19. BENNETT MILLER // CAPOTE (2005)


Though Bennett Miller had directed a theatrically released documentary in 1998 called The Cruise, his feature film debut was a biopic about author Truman Capote writing the nonfiction book In Cold Blood. While the film only won one Academy Award—Best Actor for Philip Seymour Hoffman—Capote was nominated in four other categories including Best Adapted Screenplay, Best Actress in a Supporting Role for Catherine Keener, Best Picture, and Best Director for Miller, who lost the award to director Ang Lee for Brokeback Mountain.

20. TONY GILROY // MICHAEL CLAYTON (2007)


While Tony Gilroy has a long career as a screenwriter, penning such movies as The Cutting Edge, Armageddon, and the first three movies in the Jason Bourne film series, the filmmaker decided to take a stab at directing with the film Michael Clayton in 2007. The movie earned seven Academy Award nominations, including Best Picture and Best Actor in a Leading Role for George Clooney, while Tilda Swinton earned a win for Best Actress in a Supporting Role. Tony Gilroy was nominated for Best Original Screenplay and Best Director for his debut feature film.

21. BENH ZEITLIN // BEASTS OF THE SOUTHERN WILD (2012)


At the beginning of 2013, 30-year-old Benh Zeitlin was honored with an Academy Award nomination for his directorial debut, Beasts of the Southern Wild, but the award went to Ang Lee for his skillful direction of Life of Pi.

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Ralph Heimans/Buckingham Palace/PA Wire via Getty Images
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Pop Culture
The Cult of Prince Philip
Ralph Heimans/Buckingham Palace/PA Wire via Getty Images
Ralph Heimans/Buckingham Palace/PA Wire via Getty Images

For seven decades, Prince Philip has been one of the more colorful figures in Britain's Royal Family, prone to jarring remarks and quips about women, the deaf, and overweight children.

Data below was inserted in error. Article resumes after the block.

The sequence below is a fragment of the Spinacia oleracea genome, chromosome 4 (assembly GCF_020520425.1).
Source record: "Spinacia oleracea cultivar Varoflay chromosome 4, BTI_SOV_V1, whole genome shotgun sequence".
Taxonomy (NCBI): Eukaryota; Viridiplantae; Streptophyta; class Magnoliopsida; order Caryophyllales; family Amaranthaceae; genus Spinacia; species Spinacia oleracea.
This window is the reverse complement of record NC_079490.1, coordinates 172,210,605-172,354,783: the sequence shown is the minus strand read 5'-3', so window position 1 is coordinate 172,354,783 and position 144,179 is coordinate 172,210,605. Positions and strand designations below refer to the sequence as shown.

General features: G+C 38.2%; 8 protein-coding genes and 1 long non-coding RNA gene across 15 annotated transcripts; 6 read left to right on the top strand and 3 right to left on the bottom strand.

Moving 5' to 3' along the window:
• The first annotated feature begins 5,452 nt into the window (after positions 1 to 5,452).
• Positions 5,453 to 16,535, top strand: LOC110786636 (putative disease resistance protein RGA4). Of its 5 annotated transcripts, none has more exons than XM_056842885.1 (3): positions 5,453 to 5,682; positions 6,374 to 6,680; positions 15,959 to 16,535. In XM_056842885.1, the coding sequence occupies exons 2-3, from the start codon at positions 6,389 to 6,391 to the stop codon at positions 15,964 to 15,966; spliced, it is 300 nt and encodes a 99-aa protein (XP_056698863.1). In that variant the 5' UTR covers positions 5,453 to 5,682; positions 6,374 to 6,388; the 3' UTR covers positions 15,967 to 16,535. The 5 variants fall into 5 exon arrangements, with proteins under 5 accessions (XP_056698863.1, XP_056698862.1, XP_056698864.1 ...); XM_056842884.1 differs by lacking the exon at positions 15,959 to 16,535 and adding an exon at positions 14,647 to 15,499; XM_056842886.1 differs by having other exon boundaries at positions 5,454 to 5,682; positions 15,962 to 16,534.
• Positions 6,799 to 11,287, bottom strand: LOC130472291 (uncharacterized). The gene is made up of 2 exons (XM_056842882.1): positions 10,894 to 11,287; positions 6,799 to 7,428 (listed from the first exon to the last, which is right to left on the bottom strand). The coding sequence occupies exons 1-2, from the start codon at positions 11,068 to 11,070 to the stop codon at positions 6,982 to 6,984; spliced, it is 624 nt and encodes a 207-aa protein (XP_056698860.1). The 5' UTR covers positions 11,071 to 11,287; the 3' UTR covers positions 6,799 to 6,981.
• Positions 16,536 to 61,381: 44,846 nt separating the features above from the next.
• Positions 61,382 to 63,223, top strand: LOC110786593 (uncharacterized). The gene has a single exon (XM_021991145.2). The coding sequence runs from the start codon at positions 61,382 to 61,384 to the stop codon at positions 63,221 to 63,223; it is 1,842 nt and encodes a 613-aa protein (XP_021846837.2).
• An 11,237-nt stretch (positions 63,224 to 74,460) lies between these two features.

"You're too fat to be an astronaut," he once told a boy sharing his dream of space travel.

British media who delighted in quoting him are still lamenting the 96-year-old's recent retirement from public duties. But the people of the Pacific Island nation of Vanuatu are likely to be optimistic he'll now have the time to join them: They worship him as a god and have based a religion on him.

Followers of the Prince Philip Movement, which started in the 1960s, believe that the prince was born to fulfill an ancient prophecy: that the son of an ancient mountain spirit would one day take the form of a pale-skinned man, travel abroad, marry a powerful lady, and eventually return to the island. When villagers saw the prince’s portrait, they felt the spirit in it, and when he visited Vanuatu in 1974, they were convinced.

Chief Jack Naiva, a respected warrior in the culture, greeted the royal yacht and caught sight of Philip on board. "I saw him standing on the deck in his white uniform," Naiva once said. "I knew then that he was the true messiah."

True believers assign large world movements to the machinations of Philip. They once claimed his powers had enabled a black man to become president of the United States and that his "magic" had assisted in helping locate Osama bin Laden. The community has corresponded with Buckingham Palace and even sent Philip a nal-nal, a traditional club for killing pigs, as a token of its appreciation. In return, he sent a portrait in which he’s holding the gift.

Sikor Natuan, the son of the local chief, holds two official portraits of Britain's Prince Philip in front of the chief's hut in the remote village of Yaohnanen on Tanna in Vanuatu.
TORSTEN BLACKWOOD/AFP/Getty Images

The picture is now part of a shrine set up in Yaohnanen in Vanuatu that includes other photos and a Union flag. In May 2017, shortly after the Prince announced his retirement, a cyclone threatened the island—and its shrine. But according to Matthew Baylis, an author who has lived with the tribe, the natives didn't see this so much as a cause for concern as they did a harbinger of the prince's arrival so he can bask in their worship.